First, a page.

7 February 2017

Zimbabwe: Govt Blasts U.S.

Photo: The Citizen
Zimbabwe President Robert Mugabe.

Fidelis Munyoro — The United States government is the least qualified nation to comment on the human rights situation in Zimbabwe given its international record as the worst human rights violator, Secretary for Information, Media and Broadcasting Services Mr George Charamba has said. Responding to a statement issued by the US embassy in Harare yesterday which expressed concern over the arrest of #ThisFlag leader Evan Mawarire and the incarceration of self-proclaimed pastor Phillip Mugadza, Mr Charamba said the US government was quick to accuse other nations of human rights abuses each time its regime change chess-game was thwarted.

Mr Charamba had no kind words for the US Ambassador to Zimbabwe Mr Harry Thomas (Jnr) for crossing the red line by criticising the country over the arrest of Mawarire last week.

Mawarire has been charged with subverting a constitutionally-elected Government and if convicted, faces a lengthy prison term. Mr Charamba said whoever issued the statement was not competent to talk about the human rights status in Zimbabwe.

"We are waiting for a cue from a new government," said Mr Charamba. "Whoever that person is, is a left over from a terrible era. Is it because this person (Mawarire) is their agent?"

He said it was interesting to note that the statement was coming from an official under the immediate past Obama administration whose future was not even certain in the new dispensation.

"He thinks he can boss over us," said Mr Charamba adding, "They can go and hang on a banana tree." A legal expert Mr Tendai Toto said Zimbabwe is a functional constitutional democracy with institutions prescribed by the Constitution to guarantee the promotion, recognition and protection of human rights to its citizens and inhabitants.

He said where the State, through the police, has reasonable suspicion that an offence has been committed, due process has been followed.

"It is ordinarily up to the court of law to ensure that suspected criminals are either set free or convicted. But before that is done, it is the duty of the police and prosecution to set the rule of law into motion," said Mr Toto.

The lawyer said where a matter is sub judice, it was wrong for anybody to pre-empt the fate of the suspected persons. "The comments by the US government can be viewed as irresponsible considering that due process is yet to be administered."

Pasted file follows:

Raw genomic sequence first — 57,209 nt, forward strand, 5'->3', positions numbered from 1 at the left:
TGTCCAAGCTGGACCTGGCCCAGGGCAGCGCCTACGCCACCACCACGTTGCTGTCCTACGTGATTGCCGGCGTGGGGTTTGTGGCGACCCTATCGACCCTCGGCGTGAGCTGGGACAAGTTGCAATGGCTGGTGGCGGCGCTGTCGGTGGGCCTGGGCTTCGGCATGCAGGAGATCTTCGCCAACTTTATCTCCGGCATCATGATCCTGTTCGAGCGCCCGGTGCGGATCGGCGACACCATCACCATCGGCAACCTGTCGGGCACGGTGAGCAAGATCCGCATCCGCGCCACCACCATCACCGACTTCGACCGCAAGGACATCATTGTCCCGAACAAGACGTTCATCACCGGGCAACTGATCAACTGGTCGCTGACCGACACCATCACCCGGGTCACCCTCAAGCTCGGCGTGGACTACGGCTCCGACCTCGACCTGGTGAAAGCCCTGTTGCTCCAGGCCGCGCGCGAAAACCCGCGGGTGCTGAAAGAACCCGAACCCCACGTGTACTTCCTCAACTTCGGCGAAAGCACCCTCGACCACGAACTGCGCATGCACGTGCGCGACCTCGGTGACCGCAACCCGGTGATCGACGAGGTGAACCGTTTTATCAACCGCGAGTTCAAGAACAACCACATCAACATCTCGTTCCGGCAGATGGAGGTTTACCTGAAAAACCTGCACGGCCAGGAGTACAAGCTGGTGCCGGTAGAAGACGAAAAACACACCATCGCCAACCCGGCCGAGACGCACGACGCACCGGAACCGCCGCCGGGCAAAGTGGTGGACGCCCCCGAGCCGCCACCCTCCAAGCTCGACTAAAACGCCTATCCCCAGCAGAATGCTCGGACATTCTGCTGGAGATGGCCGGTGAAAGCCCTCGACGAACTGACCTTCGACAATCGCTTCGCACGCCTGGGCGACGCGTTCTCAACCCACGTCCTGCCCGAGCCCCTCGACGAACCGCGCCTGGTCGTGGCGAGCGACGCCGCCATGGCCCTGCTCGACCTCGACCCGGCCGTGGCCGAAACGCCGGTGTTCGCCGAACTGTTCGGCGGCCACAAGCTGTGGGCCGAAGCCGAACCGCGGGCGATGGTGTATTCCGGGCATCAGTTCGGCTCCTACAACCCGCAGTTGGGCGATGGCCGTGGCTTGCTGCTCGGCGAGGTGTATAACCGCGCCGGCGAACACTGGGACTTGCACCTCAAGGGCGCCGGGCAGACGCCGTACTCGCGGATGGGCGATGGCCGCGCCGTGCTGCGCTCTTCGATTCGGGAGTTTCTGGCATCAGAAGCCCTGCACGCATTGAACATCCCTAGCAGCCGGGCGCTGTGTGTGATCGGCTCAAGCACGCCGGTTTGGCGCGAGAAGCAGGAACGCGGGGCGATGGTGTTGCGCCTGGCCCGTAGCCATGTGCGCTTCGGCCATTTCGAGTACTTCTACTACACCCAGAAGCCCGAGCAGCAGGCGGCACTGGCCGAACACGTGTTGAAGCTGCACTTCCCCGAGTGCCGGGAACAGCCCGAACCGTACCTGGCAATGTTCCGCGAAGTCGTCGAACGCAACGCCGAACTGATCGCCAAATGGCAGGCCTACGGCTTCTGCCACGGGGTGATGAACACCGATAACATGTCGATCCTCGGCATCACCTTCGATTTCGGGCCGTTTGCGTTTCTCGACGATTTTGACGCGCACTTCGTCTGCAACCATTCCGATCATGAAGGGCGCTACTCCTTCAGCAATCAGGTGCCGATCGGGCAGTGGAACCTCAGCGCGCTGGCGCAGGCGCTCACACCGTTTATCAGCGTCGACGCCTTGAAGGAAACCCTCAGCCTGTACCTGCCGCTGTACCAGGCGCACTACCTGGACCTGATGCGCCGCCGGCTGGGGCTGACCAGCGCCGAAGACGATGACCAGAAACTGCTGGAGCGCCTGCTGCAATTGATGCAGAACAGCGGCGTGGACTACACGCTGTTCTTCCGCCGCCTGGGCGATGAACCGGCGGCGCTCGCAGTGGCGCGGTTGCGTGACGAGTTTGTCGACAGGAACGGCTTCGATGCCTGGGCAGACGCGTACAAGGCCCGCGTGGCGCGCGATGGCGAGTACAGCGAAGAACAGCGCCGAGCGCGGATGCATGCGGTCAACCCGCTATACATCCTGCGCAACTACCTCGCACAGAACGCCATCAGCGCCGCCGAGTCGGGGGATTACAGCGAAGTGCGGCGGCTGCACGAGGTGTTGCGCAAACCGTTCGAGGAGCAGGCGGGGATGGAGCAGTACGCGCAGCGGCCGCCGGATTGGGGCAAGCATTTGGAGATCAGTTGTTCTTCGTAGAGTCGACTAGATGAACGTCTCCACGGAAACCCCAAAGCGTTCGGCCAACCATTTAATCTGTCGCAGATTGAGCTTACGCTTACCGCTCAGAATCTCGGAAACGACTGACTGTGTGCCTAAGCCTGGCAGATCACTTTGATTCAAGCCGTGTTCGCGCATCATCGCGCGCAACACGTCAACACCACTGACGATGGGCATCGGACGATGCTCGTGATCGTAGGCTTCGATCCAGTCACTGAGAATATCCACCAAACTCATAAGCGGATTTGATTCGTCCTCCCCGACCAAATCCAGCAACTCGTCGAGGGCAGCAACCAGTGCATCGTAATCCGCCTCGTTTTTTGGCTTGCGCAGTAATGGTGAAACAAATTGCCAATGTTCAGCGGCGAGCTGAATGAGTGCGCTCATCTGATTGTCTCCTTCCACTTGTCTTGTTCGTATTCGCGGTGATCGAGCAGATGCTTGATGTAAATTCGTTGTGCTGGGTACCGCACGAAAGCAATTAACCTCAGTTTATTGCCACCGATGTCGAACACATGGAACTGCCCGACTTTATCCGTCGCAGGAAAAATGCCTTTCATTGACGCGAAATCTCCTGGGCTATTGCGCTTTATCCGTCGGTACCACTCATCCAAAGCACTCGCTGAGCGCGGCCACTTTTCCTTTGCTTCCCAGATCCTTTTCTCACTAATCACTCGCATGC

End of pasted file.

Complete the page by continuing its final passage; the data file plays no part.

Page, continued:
The US military has held 779 prisoners without trial at the Guantánamo Prison Camp since it opened on January 11, 2002.

In the statement yesterday the United States embassy said it was extremely concerned by "the continuing deterioration" of the human rights situation in Zimbabwe, as evidenced by the unwarranted arrest and continued detention of Mawarire and the incarceration of Mugadza.

The US government also called on Zimbabwe to respect the rule of law and legal due process provided by the Constitution. A political analyst who preferred anonymity said the US government had no mandate to comment on human rights issues the world over, Zimbabwe in particular.

"There is so much muck in the US backyard and the Americans are the least people at the moment to talk about human rights violations when they have not only violated the rights of millions of people the world over but are also killing and maiming even innocent children," said the analyst.

"Zimbabwe does not need America for it to understand what human rights are," she said. Several people also posted on Facebook expressing dismay, reminding the US that it committed a heinous crime by imposing illegal economic sanctions on Zimbabwe, hence should keep its nose from Zimbabwean affairs.

Said Mr Simon Massey: "Your sanctions on Zimbabwe are a crime against every single Zimbabwean and until you drop them, you have not right to tell those who rule Zimbabwe what to do."

Mr Massey said the US' hypocritical concern for Zimbabweans' right to free speech should be balanced with the knowledge that itself and Britain have lobbied for boycott, divestment and sanctions on Zimbabwe that do little or nothing to inhibit the freedoms of the wealthy elite at whom they are supposed to be targetted, but harm every single citizen of the country instead.

"Your policies towards Zimbabwe have deliberately crippled the country and curtailed her economy," said Mr Massey. "The damage blamed in fast-track land reform is the fault of the US, Britain and the European Union sanctions.

"As an example, Zimbabweans with a Zimbabwean paypal account are restricted from earning money through paypal because of USA sanctions! How does this restrict (President) Mugabe and his elite? Are you concerned he might sell some diamonds or some uranium on his paypal account?"

Another Facebook fanatic Mr Edward Ndirangu said the US could not express concern on the situation in Zimbabwe since President Trump assumed office. "In fact, Harare should be expressing concern about the human rights violations being witnessed in the US," he said.

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